The best upper body arm exercises

Strength training: the 3 best exercises for stronger arms

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Liven up your strength training and get stronger arms with these trainer-approved exercises.

Are you on a quest for stronger arms but bored of your same tired rotation of bicep curls and upright rows? When it comes to upper body strength training, mixing it up will get you the biggest benefits. 

In order to see changes in your arm strength, you should be firing up three key muscle groups: your deltoids (shoulders), biceps (the insides of your upper arms), and triceps (the backs of your upper arms).

We turned to our favourite female trainers to find out their top-notch, upper-body-building advice. Get ready to flex.

Arnold press

The Arnold press – named after Arnold Schwarzenegger – is a great way to increase your upper body strength. And, before you ask, no, you will not suddenly turn into a bodybuilder look alike.

“You get a lot of bang for your buck with this exercise as it strengthens your shoulders, biceps and back,” says Heloise Nangle, head trainer and COO at Core Collective.

“The Arnold press incorporates multiple planes of movement, hitting all three parts of your deltoids, unlike the press up where the focus is in your anterior delt. The increased range of motion also requires more stabiliser muscles to be used to perform the move, which in turn improves your form and safeguards against injuries.”

How to do the Arnold press:

  1. Standing with your feet hip-width apart, hold a pair of dumbbells at shoulder height, with elbows bent and your palms facing your body.
  2. In one motion, bring elbows out wide to the sides while rotating hands so your palms face forward.
  3. Then press the dumbbells overhead until your arms are straight and your biceps are by your ears.
  4. Pause, then reverse the movement to return to start. 
How to do an arnold press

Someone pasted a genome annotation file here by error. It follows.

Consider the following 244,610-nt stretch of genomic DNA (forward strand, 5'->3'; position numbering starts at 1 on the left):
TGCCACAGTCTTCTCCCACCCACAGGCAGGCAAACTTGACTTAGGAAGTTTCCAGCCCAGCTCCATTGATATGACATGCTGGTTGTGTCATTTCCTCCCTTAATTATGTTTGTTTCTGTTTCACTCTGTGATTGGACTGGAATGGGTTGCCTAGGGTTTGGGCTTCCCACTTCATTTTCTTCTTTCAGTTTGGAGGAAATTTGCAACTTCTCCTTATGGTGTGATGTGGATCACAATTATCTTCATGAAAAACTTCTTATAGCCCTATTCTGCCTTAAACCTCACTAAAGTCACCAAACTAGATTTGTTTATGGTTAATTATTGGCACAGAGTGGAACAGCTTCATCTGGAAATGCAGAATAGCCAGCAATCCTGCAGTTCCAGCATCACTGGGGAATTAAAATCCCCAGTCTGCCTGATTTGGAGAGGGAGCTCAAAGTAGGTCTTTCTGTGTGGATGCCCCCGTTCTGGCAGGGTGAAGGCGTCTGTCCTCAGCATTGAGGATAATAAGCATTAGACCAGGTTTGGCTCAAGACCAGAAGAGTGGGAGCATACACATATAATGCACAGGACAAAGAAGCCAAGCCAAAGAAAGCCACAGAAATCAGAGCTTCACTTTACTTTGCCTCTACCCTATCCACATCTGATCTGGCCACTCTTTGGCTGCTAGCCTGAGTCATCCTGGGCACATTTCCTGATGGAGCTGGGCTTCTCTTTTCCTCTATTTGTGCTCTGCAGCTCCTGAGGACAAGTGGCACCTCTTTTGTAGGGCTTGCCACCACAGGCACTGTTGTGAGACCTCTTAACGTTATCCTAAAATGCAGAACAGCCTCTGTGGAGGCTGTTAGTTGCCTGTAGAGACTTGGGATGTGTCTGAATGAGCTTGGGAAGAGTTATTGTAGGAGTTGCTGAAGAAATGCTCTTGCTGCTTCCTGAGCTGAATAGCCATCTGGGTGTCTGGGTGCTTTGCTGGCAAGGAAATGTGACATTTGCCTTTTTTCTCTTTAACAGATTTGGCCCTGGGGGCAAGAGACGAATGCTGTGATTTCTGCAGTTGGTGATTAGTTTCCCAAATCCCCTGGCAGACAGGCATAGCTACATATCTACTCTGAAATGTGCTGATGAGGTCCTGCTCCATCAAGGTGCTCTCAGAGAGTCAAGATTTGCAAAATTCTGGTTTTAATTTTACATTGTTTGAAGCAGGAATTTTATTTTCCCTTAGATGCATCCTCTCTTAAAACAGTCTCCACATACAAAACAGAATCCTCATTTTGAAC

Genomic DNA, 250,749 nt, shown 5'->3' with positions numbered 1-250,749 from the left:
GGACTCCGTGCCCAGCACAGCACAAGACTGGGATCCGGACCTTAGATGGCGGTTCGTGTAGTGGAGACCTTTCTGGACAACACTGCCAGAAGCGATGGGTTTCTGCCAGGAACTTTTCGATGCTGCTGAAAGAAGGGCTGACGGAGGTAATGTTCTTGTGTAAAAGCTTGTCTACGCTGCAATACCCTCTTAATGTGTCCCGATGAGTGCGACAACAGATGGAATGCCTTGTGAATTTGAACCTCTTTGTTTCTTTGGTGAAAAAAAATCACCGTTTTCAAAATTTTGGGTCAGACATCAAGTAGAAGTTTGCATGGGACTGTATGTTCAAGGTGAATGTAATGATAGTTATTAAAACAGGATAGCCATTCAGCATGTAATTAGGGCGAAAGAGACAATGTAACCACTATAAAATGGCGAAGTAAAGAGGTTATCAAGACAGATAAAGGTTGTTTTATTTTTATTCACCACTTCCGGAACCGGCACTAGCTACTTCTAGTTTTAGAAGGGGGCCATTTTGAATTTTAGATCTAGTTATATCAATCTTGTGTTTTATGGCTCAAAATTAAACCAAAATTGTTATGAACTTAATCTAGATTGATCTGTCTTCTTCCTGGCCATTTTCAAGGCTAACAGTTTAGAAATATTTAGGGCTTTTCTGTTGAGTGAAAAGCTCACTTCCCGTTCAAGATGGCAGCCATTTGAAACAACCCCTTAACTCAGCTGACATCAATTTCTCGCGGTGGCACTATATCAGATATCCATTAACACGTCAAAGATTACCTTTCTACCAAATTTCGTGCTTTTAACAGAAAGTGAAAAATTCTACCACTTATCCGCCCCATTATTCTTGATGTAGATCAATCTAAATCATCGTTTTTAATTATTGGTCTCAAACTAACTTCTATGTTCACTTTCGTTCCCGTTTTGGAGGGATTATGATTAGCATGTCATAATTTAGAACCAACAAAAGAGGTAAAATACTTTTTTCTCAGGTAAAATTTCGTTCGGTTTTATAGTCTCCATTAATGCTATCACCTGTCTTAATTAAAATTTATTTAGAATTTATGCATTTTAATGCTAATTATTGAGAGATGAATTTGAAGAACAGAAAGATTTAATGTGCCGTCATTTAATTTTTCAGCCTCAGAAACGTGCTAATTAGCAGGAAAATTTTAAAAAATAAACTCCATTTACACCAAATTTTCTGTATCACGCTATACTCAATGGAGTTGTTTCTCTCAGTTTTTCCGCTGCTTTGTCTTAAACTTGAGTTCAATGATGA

How to do an arnold press
Strength training: how to do the arnold press.

Zottman Curl

Bored of bicep curls? Try this instead. “It’s a great compound exercise that’s designed to hit the entire muscle group,” says Emma Cooke, instructor at Apex Rides. “So rather than working the biceps alone with a simple bicep curl, the act of rotating the dumbbells causes the secondary muscle groups to be worked equally, so your triceps and also your forearms and wrist extensors

“This move is especially good if you’re typing at a computer all day – it overloads these muscles when you’re training so that they’re ready to take on activities where you might not even realise they’re being hammered.”

How to do the Zottman Curl:

  1. Stand with your feet hip-width apart, holding a pair of dumbbells in front of you, palms facing upwards.
  2. Keeping your arms still, slowly curl the weights up toward your shoulders.
  3. Pause at the top of the curl, slowly rotate your wrists inward so your palms face downwards.
  4. Slowly lower the dumbbells back to the starting position. 

Tricep Push-Ups

Sometimes it’s worth making a hard thing even harder. Like push-ups.

“Don’t think that by doing these in full plank you will get better results,” says Hollie Grant, expert pilates instructor and founder of Pilates PT.

“Push-ups done correctly on hands and knees, or in half plank, are much better than push-ups done poorly in a full plank. Aim to keep the elbows tight to the sides of the body as you bend the elbows, press into the little finger on the way back up, try not to slouch or sink into the arms, and maintain good posture elsewhere as you move.”

How to do tricep push-ups:

  1. Start in a plank or half plank position, with your hands directly under your shoulders.
  2. Engage your core, and pull your belly button in towards your spine.
  3. Pull your arms in close to your sides so your elbows are pointed backwards.
  4. Slowly lower yourself towards the ground, keeping your elbows pointed back.
  5. Lower until your arm, shoulder, and elbow make a 90-degree angle.
  6. Then, push hard into the ground to lift your body back up. 
Strength training: how to do tricep push ups.

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